A post over on the Goblinoid Games board reminded me that I wanted to post our weapons table:


Weapon Cost Damage
Axe, Battle # 6 gp 1d8
Axe, Hand 2 gp 1d6
Bow 25 gp 1d6
Bow, Long 40 gp 1d6
Club 1 gp 1d4
Crossbow 16 gp 1d4
Crossbow, Heavy 25 gp 1d6
Dagger 3 gp 1d4
Dagger, Silver 30 gp 1d4
Dart 5 sp 1d4
Flail 3 gp 1d6
Flail, Heavy * 8 gp 1d8
Hammer 1 gp 1d4
Hammer, War # 5 gp 1d6
Javelin 1 gp 1d6
Lance 7 gp 1d6
Mace 7 gp 1d6
Morningstar # 6 gp 1d6
Pick @ 8 gp 1d6/1d8
Pole Arm * 7 gp 1d8
Sling 2 gp 1d4
Spear @ 3 gp 1d6/1d8
Staff * 2 gp 1d6
Sword 10 gp 1d8
Sword, Bastard @ 20 gp 1d8/1d10
Sword, Short 7 gp 1d6
Sword, Two-Handed * 15 gp 1d10
Trident @ 4 gp 1d4/1d6
* Two-handed weapons # Two-handed weapons, can be wielded one-handed with STR 11+ @ Can be wielded one-handed/two-handed

Nothing terribly unusual, though we’ve simplified things a bit and tweaked a few. We’ve made the pick, spear, and trident all optionally one- or two-handed like the bastard sword. And we’ve made a few weapons two-handed for those with STR of 10 or less but one-handed for characters with STR 11+.

Finally, the bow, crossbow, and sword are just that unless of a non-standard design. Meaning that normal one-handed swords are “swords,” not “long swords.” And most bows are just “bows,” with the large heavy bows “long bows.” We’re more or less treating long bows as the pole arms of bows, with (short) bows being the standard. “Sword” includes scimitars and broad swords.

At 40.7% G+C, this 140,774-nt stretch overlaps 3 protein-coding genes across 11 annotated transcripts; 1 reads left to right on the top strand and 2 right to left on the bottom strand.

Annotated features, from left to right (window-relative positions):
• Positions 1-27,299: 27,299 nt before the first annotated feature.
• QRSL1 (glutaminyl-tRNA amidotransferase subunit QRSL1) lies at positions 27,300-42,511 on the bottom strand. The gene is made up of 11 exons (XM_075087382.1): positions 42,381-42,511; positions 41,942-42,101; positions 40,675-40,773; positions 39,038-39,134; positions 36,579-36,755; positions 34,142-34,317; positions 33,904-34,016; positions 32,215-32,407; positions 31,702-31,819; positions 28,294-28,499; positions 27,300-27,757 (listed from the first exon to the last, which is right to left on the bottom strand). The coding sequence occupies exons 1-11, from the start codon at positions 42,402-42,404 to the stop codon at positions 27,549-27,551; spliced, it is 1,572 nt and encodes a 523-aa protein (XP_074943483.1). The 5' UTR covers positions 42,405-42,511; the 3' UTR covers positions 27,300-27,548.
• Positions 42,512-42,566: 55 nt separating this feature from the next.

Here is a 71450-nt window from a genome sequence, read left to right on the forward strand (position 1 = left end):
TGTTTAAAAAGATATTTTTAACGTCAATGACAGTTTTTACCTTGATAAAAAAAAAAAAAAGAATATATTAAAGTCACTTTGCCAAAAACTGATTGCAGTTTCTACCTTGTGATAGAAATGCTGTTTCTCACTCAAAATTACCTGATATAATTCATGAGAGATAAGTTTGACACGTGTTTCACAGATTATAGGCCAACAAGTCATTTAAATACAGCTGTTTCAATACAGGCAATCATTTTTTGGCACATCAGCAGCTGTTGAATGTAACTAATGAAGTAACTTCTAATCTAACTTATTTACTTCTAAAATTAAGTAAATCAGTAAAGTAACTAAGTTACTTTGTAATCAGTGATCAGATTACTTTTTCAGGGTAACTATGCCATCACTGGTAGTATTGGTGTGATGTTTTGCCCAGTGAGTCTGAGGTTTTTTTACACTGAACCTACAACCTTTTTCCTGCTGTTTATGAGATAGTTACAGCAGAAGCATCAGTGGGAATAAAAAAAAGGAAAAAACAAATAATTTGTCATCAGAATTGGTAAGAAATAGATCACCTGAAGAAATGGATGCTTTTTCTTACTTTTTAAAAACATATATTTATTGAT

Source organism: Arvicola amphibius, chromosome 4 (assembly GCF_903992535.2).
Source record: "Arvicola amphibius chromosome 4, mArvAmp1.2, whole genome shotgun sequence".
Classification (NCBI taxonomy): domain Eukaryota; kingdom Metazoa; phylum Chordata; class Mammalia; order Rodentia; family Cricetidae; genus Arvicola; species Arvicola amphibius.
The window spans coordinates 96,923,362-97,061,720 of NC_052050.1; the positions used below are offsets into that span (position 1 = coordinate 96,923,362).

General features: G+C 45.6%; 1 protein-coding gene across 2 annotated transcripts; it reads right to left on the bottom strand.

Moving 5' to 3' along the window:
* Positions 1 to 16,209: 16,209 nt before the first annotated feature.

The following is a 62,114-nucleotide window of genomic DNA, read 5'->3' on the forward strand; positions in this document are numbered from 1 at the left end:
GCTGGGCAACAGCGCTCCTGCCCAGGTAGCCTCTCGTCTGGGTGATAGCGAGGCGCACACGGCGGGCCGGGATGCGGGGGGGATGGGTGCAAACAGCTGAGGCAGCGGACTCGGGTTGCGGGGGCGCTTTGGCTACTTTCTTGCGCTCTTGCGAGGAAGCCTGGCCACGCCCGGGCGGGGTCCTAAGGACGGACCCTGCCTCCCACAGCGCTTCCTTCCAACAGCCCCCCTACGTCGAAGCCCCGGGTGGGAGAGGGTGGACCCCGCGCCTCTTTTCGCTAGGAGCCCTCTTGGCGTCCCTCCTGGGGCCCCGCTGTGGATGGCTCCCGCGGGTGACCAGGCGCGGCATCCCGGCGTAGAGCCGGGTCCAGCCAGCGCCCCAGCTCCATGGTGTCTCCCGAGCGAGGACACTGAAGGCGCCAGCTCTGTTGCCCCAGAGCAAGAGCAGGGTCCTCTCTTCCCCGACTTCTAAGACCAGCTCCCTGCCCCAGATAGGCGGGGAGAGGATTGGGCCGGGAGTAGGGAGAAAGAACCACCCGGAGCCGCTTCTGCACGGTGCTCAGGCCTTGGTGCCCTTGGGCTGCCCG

We want some sort of penalty for using pole arms, long bows, and (probably) two-handed swords indoors or in close quarters, but haven’t quite figured out exactly how we’re going to do it.

If anyone’s got any critiques or suggestions, I’d be glad to hear them.

UPDATE: I’ve decided to go with d4/d6 damage for the trident wielded one/two handed and give it (and the staff) a +1 bonus when used to parry. We want to be as “realistic” as possible while also having mechanical differences. If a trident does the same damage as a spear AND gets a parry bonus, who would use a spear?

Tags: